14 - See Article 61(1).
15 - Switzerland having ratified it on 31 March 1950 and Yugoslavia on 21 April 1950.
16 - See e.g. Additional Protocol I, Article 94; Additional Protocol II, Article 22; Additional Protocol III, Article 10; Mine Ban Convention (1998), Article 16; and Convention on Cluster Munitions (2008), Article 16.
17 - On reservations, see the commentary on Article 57, section C.2.
18 - On the subject of State succession in treaties, see Aust, pp. 320–340; Crawford, pp. 423–444; Andreas Zimmermann; and Zimmermann/Devaney.
19 - Aust, p. 321 (emphasis in original).
20 - United Nations, Summary of practice of the Secretary-General as depositary of multilateral treaties, para. 287.
21 - Vienna Convention on Succession of States in respect of Treaties (1978), Article 16.
22 - See ibid. Article 5.
23 - Ibid. Articles 11–12; see also Aust, pp. 322–323, and Crawford, p. 439.
24 - Vienna Convention on Succession of States in respect of Treaties (1978), Articles 31 and 34.
25 - For a discussion, see Aust, p. 321; Crawford, pp. 438–439; and David, paras 1.162–1.168.
26 - Aust, pp. 323–324; Hafner/Novak, pp. 421–423. Automatic succession to human rights treaties is supported by the UN Commission on Human Rights: see Res. 1993/23, Succession of States in respect of international human rights treaties, 5 March 1993; Res. 1994/16, Succession of States in respect of international human rights treaties, 25 February 1994; Res. 1995/18, Succession of States in respect of international human rights treaties, 24 February 1995; Human Rights Committee, General Comment No. 26, Continuity of Obligations, 8 December 1997; and UN Secretary-General, Succession of States in respect of international human rights treaties, UN Doc. E/CN.4/1995/80, 28 November 1994, para. 10. See also ICJ, Application of the Genocide Convention case, Preliminary Objections, Judgment, 1996, Separate Opinion of Judge Shahabuddeen, pp. 634–639, and Separate Opinion of Judge Weeramantry, pp. 640–655. For an overview of State practice with regard to succession to human rights treaties, see UN Secretary-General, Succession and accession of States to international human rights treaties, UN Doc. E/CN.4/1994/68, 26 November 1993. See also Kamminga.
27 - See Henri Coursier, ‘L’accession des nouveaux Etats africains aux Conventions de Genève’, Annuaire français de droit international, Vol. 7, 1961, pp. 760–761; ‘The Universality of the Geneva Conventions’, International Review of the Red Cross, Vol. 6, No. 64, July 1966, p. 386.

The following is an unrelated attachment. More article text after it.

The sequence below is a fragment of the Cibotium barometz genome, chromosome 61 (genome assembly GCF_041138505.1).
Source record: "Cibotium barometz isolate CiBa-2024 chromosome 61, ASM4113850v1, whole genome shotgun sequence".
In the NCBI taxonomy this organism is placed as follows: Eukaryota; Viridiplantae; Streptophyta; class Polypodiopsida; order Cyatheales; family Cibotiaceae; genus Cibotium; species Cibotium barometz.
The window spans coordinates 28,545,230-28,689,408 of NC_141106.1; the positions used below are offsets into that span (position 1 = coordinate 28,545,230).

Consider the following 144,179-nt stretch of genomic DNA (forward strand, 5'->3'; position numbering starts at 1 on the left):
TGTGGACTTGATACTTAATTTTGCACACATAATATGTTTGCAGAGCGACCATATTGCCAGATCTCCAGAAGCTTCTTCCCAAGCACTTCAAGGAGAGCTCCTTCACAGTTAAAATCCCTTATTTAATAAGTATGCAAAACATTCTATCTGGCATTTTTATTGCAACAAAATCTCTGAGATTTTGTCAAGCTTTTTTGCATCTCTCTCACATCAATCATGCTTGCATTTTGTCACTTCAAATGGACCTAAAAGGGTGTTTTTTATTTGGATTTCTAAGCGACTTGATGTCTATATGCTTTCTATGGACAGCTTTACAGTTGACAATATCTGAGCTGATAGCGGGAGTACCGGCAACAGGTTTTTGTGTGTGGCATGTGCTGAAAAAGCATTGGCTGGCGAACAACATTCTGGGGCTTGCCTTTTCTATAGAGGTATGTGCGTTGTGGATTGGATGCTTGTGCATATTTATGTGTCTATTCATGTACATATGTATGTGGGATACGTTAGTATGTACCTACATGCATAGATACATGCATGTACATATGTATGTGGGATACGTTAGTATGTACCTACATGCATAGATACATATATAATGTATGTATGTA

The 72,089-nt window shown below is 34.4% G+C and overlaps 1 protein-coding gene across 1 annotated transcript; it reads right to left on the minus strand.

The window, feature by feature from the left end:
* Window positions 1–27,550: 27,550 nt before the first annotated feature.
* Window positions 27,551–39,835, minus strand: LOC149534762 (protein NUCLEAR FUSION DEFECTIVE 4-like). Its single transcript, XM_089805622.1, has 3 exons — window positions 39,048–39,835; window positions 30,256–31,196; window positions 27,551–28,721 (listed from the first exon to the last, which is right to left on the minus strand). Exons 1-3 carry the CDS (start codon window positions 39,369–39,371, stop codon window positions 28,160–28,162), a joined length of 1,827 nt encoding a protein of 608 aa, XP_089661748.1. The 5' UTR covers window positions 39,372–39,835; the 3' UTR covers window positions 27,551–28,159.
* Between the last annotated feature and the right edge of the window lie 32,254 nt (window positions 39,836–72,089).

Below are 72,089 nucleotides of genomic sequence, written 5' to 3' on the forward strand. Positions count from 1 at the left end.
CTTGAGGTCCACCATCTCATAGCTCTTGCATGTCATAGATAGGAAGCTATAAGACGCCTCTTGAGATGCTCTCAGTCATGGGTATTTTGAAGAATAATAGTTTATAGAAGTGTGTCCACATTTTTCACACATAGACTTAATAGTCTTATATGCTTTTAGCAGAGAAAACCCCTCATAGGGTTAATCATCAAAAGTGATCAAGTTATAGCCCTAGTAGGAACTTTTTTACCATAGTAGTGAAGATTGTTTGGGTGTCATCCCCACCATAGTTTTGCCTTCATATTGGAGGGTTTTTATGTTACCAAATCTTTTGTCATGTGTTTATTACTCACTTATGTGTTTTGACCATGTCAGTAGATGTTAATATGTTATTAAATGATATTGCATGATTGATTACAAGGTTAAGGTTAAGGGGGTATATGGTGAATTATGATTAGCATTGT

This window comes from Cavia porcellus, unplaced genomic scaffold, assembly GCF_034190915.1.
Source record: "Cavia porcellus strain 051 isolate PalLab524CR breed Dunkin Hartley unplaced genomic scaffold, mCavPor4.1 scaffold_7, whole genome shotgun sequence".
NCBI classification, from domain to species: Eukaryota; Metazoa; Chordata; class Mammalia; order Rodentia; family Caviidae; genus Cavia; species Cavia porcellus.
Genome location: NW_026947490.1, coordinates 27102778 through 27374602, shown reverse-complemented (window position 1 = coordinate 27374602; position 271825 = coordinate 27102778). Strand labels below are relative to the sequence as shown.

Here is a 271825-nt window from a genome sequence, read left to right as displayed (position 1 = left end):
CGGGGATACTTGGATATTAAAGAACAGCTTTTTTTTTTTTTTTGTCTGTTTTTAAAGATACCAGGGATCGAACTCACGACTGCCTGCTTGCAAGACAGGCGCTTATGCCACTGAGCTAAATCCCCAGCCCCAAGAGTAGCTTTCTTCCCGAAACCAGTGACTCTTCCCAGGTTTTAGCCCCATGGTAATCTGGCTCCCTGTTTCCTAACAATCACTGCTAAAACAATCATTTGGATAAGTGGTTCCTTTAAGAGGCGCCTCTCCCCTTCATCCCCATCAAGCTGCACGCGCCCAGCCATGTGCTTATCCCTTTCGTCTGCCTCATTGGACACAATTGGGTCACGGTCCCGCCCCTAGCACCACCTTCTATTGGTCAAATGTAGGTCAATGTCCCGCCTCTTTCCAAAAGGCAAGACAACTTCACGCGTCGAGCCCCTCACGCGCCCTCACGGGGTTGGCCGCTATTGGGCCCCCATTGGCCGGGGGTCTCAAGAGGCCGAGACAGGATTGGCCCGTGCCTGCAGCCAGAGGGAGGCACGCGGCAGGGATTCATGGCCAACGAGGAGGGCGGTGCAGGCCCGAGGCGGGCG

28 - UN Security Council, Res. 307 (The India/Pakistan Subcontinent), 21 December 1971, para. 3.
29 - Bruno Zimmermann, pp. 118–119.
30 - ICTY, Mucić Appeals Judgment, 2001, paras 107–115, particularly para. 111 (‘It may be now considered in international law that there is automatic State succession to multilateral humanitarian treaties in the broad sense, i.e., treaties of universal character which express fundamental human rights.’). See also ICTY, Blaškić Decision on Defence Motion, 1997, para. 12. For a critical appraisal, see Stern, pp. 176–190, and Rasulov.
31 - Eritrea-Ethiopia Claims Commission, Prisoners of War, Ethiopia’s Claim, Partial Award, 2003, paras 24–25. The Commission noted that senior Eritrean officials had made clear that Eritrea did not consider itself bound by the Geneva Conventions; that Ethiopia had consistently maintained that Eritrea was not a Party; and that the ICRC had not regarded Eritrea as a Party either.
32 - Vienna Convention on Succession of States in respect of Treaties (1978), Article 17. See, for example, the declarations of succession of the States emerging from the former Yugoslavia: Slovenia on 25 June 1991 and Croatia on 8 October 1991 (depositary’s notifications of 7 July 1992), Bosnia and Herzegovina on 6 March 1992 (notification of 17 February 1993), the Former Yugoslav Republic of Macedonia on 8 September 1991 (notification of 13 December 1993) and the Federal Republic of Yugoslavia on 27 April 1992 (notification of 30 November 2001). See also the notifications of 12 June 1978 relating to the declaration of succession by Tonga, of 8 May 1981 relating to the succession of Tuvalu and of Grenada, and of 27 September 1984 relating to the declaration of succession by Samoa. For the wording of the declarations, see the depositary notifications, available at
33 - Crawford, p. 442, calling these issues ‘as yet unsettled’; see also Bruno Zimmermann, pp. 122–123.
34 - A newly existing State may wish to explicitly demonstrate the continuity of its legal obligations by choosing succession or to highlight its new independence by opting for accession.
35 - This seems logical given that ‘the essence of succession to treaty rights and obligations being that the notification of succession is merely formal confirmation of what has already happened by operation of law’ (Aust, p. 335).
36 - With respect to the First Convention, see Article 61. If a State chooses accession instead of succession and is, at that time, involved in an armed conflict, Article 62 on immediate effect applies.
37 - For the current status of the Conventions, see:
38 - See also the commentary on Article 64, para. 11.